A settlement south of Antigonish on the South River.
Named after Alexander Fraser who operated there a saw mill and a grist
mill at which
timber was sawn and wheat and oats ground into flour and oatmeal.
The first settlers were Ronald MacDonald, John McNeil and Augustine
emigrated from Scotland about 1800 on the sailing ship Nora and made their way from Pictou
to this central portion of the South River Valley. Other Scottish families who settled here were
Boyd, Chisholm, Fraser, Gillis, MacDonald, MacGillivray, MacIsaac, MacPherson and Sinclair.
About 1828 the people of the district helped Mr. Grant to dam the South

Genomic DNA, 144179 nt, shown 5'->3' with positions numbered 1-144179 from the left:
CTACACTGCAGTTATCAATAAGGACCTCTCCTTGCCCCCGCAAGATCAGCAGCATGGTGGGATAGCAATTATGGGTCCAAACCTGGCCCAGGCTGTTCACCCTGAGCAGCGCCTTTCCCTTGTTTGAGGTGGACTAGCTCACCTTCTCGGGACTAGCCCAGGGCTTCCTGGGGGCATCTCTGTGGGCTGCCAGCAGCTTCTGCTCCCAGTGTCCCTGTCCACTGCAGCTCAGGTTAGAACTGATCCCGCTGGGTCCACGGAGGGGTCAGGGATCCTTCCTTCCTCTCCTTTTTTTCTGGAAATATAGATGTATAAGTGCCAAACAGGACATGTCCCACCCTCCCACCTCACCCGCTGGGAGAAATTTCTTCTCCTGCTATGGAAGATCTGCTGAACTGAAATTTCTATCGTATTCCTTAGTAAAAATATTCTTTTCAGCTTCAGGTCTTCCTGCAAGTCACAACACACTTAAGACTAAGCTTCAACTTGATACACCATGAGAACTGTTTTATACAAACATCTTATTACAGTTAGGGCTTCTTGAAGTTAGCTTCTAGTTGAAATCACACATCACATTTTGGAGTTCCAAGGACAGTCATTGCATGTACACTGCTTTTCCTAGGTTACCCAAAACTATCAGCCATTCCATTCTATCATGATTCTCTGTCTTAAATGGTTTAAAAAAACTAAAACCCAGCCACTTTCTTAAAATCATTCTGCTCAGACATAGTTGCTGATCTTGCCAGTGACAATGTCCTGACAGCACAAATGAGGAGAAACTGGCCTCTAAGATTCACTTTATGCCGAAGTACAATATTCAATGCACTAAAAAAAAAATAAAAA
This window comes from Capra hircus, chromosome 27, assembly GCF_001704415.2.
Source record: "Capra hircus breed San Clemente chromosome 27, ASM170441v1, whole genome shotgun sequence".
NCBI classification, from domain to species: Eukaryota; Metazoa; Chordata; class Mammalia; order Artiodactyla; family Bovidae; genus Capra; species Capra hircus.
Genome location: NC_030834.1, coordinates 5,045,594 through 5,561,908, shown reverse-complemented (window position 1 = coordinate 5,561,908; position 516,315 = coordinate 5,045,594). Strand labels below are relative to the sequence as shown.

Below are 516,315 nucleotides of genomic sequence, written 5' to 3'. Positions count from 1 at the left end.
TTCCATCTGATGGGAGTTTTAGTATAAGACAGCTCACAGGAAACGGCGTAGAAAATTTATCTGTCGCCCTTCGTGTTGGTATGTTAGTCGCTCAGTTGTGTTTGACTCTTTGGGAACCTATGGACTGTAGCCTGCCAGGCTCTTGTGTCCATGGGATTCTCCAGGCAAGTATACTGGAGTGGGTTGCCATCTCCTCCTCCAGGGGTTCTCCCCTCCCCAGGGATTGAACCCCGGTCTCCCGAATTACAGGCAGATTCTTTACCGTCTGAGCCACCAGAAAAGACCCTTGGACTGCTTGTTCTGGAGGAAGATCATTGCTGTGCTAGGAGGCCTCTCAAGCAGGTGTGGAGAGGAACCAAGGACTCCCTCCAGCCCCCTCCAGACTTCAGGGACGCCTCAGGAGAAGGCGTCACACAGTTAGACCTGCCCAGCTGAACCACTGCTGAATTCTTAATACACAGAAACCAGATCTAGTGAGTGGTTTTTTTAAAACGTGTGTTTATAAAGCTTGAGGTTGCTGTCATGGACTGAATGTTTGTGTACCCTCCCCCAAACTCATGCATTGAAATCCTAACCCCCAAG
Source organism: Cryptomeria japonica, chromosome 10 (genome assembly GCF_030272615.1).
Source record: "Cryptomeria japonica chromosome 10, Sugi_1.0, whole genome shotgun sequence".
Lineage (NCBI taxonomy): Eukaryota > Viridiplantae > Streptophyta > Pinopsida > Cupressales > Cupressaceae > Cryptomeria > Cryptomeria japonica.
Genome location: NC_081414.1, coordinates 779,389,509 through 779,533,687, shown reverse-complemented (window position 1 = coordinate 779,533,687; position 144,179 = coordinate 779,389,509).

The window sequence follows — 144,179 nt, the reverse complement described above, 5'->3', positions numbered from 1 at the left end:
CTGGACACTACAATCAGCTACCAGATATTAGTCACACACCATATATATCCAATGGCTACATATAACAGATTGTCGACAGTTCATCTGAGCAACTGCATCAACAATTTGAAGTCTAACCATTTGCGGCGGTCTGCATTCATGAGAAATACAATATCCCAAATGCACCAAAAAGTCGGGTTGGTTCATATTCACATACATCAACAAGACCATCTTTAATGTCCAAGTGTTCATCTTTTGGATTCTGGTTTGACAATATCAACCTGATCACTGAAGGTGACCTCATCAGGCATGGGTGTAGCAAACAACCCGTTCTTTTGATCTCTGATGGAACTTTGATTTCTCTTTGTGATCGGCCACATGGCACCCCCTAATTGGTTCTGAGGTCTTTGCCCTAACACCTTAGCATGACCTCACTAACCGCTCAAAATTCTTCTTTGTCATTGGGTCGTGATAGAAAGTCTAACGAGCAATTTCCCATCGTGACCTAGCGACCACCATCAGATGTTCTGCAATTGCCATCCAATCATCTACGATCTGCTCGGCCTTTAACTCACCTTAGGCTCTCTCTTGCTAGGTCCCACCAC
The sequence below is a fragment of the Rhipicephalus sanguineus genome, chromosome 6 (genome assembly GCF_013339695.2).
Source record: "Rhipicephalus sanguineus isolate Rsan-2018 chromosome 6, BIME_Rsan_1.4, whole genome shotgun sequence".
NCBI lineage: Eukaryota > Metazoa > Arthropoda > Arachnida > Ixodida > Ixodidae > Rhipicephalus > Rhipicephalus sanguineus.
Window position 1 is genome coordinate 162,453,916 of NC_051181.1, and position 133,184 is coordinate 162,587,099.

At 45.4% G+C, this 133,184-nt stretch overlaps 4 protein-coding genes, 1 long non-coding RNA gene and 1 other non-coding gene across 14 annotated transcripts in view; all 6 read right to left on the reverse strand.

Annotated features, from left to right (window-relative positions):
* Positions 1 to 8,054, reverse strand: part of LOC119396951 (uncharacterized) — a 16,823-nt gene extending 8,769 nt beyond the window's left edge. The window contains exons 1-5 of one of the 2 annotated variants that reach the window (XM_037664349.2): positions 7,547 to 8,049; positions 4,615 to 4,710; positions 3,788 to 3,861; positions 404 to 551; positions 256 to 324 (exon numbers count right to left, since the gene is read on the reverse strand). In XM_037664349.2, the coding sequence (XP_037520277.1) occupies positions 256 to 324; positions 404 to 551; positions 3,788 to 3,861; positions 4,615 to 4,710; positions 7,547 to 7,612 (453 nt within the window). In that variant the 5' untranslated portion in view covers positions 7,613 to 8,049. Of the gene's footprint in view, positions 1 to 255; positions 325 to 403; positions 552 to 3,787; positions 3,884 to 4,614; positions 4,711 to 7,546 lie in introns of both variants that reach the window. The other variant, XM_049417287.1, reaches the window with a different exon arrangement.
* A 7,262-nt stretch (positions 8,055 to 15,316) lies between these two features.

River and to build
a saw mill. Later this mill was sold to Mr. Fraser, who built a grist mill which he operated for
many years. Other industries were a tannery owned by Jim MacDonnell and a cheese factory
owned by Mr. Archibald.
The first school house - the section was built of logs on Hugh Boyd's
farm on the west side
of the river. The second one was a framed one built about 1831 on the east side of the river.
In 1848 Richard Carroll was teaching fifty-one scholars at "Fraser's Mills South River."
In 1928 the federal government of Canada replaced the old wooden dam
of 1828 by a
concrete one to supply water to a large Fishery Hatchery located across the road from the school.